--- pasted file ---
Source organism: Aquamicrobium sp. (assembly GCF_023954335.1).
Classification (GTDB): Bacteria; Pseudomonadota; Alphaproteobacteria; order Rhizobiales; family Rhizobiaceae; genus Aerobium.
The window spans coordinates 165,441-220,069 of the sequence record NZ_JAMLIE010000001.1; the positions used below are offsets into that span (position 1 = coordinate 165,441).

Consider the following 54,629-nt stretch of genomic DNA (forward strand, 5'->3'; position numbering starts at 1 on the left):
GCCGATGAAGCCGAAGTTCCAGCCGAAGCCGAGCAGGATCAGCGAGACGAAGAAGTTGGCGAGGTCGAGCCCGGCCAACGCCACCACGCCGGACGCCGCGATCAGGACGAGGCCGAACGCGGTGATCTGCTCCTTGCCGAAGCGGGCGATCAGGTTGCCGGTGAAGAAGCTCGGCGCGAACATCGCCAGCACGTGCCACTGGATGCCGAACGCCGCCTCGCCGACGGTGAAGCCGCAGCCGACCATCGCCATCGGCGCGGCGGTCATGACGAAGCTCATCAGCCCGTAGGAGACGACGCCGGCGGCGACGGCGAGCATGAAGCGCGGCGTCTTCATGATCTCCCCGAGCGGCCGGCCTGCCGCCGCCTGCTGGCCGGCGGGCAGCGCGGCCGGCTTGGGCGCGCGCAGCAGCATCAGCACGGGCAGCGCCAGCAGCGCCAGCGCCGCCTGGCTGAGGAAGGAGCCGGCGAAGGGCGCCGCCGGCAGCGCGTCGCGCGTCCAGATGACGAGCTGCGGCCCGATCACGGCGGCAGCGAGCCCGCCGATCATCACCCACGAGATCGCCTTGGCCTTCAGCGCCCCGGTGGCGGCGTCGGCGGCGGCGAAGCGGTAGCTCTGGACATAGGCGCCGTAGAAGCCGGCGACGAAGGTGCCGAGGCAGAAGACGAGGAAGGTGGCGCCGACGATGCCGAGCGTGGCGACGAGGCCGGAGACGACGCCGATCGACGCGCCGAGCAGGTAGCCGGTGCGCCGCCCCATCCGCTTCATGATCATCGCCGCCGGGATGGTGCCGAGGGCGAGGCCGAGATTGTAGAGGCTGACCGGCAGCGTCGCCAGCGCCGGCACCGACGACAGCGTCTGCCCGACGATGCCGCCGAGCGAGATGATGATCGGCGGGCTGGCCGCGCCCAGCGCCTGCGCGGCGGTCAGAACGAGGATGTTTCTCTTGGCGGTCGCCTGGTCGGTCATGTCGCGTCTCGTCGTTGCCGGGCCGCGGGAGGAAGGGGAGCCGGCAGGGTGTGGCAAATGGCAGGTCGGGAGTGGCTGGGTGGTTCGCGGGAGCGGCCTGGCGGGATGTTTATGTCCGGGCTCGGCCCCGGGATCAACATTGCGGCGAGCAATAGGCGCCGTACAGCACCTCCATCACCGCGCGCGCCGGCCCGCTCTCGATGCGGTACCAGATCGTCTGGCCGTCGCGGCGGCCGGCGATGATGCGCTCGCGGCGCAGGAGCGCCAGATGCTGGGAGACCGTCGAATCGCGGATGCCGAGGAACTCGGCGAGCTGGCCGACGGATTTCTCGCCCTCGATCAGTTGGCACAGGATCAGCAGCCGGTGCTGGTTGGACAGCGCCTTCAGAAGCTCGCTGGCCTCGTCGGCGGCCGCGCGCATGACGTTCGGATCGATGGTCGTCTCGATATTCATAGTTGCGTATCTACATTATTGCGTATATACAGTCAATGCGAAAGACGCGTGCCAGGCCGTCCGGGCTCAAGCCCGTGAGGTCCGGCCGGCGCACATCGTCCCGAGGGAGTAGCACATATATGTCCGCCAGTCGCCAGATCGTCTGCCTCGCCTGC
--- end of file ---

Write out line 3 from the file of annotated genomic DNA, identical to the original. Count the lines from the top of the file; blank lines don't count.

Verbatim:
The window spans coordinates 165,441-220,069 of the sequence record NZ_JAMLIE010000001.1; the positions used below are offsets into that span (position 1 = coordinate 165,441).